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Too big to get it? Ballad of the unrepentant banker

CEO and chairman Jamie Dimon testifies before the Senate Banking Committee in Washington about how JPMorgan Chase lost more than $2-billion on risky trades.

J. Scott Applewhite/AP

To understand the current climate in the United States, you must go back to when the nation's bankers, chastened by their complicity in a financial crisis that wrecked the economy, stepped up and embraced new laws and regulations to ensure it would never happen again.

Ha! So funny! No, the latest headlines are a reminder that the bankers of the United States are insufficiently grateful that in most other countries, their banks would have been nationalized and many would have ended up in jail – or at least unemployed.

In the first news item, courtesy of the Wall Street Journal, the headline says it all: "Big Banks Push Back Against Tighter Rules." The banks, the paper said, have hired several veteran lobbyists "to fend off growing efforts in Washington to rein them in."

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Says the Journal: "Regulators and lawmakers increasingly are signalling that more work is needed to lessen the risk posed by large, complex banks, including bigger capital cushions and minimum amounts of expensive long-term debt."

The bankers, apparently, disagree. In April, CEOs of five large banks met to discuss the growing regulatory threat. They handed it of to a trade group that is blitzing lawmakers with the message that increased capital levels mean less lending.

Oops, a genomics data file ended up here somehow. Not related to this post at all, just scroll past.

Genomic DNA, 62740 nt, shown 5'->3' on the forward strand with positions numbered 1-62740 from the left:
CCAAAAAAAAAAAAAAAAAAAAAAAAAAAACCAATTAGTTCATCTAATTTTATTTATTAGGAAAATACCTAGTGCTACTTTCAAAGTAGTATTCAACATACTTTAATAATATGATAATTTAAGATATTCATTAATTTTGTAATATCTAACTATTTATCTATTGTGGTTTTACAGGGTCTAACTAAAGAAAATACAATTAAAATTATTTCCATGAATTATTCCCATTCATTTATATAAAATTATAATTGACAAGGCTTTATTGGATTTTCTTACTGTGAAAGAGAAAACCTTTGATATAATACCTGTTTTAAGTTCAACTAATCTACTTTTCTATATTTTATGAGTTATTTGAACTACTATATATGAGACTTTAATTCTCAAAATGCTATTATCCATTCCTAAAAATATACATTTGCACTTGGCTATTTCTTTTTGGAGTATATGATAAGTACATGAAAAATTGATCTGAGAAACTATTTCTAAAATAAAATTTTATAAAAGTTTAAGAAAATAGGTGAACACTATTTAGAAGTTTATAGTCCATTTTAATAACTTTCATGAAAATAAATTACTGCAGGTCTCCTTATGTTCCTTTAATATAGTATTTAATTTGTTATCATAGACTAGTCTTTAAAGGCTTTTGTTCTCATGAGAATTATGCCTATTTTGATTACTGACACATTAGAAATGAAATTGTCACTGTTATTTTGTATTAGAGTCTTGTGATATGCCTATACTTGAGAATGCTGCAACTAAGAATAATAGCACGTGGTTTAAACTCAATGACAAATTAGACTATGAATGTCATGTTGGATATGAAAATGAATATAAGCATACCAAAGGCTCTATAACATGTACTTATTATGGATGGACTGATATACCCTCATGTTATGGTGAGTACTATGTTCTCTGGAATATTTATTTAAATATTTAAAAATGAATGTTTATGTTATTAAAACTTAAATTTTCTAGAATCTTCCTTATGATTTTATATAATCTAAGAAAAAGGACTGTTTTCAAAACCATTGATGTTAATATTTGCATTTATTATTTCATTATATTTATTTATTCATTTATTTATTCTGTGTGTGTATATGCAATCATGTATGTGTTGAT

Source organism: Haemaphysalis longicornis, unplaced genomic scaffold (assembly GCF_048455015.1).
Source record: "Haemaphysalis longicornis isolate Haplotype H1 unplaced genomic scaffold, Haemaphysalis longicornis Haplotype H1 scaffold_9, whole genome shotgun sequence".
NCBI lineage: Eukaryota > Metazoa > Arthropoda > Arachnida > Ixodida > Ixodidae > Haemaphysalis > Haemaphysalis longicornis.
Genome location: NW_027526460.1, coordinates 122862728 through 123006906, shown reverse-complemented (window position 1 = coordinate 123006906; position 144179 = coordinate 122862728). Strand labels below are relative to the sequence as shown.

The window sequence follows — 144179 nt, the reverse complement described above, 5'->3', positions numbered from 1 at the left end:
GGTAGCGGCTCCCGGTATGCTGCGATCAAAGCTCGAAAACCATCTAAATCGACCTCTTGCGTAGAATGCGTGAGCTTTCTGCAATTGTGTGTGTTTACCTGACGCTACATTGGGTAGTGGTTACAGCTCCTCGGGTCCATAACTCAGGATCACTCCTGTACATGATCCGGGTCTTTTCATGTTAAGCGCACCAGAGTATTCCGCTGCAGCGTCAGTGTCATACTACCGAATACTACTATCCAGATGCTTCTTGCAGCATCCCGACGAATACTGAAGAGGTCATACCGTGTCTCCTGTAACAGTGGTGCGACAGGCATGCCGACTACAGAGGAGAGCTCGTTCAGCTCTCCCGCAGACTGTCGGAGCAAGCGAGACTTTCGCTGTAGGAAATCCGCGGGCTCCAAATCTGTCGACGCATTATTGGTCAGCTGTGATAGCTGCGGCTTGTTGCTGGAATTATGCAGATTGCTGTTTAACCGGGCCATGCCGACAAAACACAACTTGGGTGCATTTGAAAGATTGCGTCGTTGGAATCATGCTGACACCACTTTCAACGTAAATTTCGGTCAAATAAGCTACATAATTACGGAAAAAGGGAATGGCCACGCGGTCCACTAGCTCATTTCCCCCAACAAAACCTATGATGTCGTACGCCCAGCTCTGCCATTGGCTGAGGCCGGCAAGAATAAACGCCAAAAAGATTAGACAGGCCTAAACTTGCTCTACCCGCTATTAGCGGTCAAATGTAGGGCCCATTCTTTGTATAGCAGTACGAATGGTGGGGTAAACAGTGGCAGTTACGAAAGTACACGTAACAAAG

(It would probably help their cause if, as two analysts at the Federal Reserve Bank of Dallas recently put it, they had not "helped overheat the economy and then helped overcool it.")

In another bit of news, Jamie Dimon, the chairman and CEO of JPMorgan Chase & Co., is facing a nonbinding shareholder vote as to whether his company should separate his two jobs in the name of better governance.

The proposal would be valid at any time, but it is more appropriate, shall we say, in light of recent events: The bank had an embarrassing multi-billion-dollar loss courtesy of inadequately managed traders.

Mr. Dimon lost half of his annual bonus; he did not have to forfeit his CEO job. It seems, however, that he views the chairmanship and CEO roles as part and parcel of what is required to keep him at the helm of the company. The Wall Street Journal reported last week Mr. Dimon raised the possibility he might leave if the board decided to separate the jobs.

The Journal quoted Nomura Securities banking analyst Glenn Schorr, who organized the meeting, as saying "Someone asked what the downside was if the vote goes to split it and [Mr. Dimon] said 'one thing would be I might leave.'"

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Mr. Dimon has, generally, been an enlightened leader at JPMorgan. (He is, after all, what passes for a Democrat on Wall Street.) But he has also been part of the great regulatory pushback. Or, perhaps we should say, the leader of the pack that just doesn't get it.

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About the Author
Business and investing reporter and columnist

A business journalist since 1994, David Milstead began writing for The Globe and Mail in 2009. During eight years at the Rocky Mountain News in Denver, Colo., he individually or jointly won nine national awards from SABEW, the Society of American Business Editors and Writers. He has also worked at the Wall Street Journal. More


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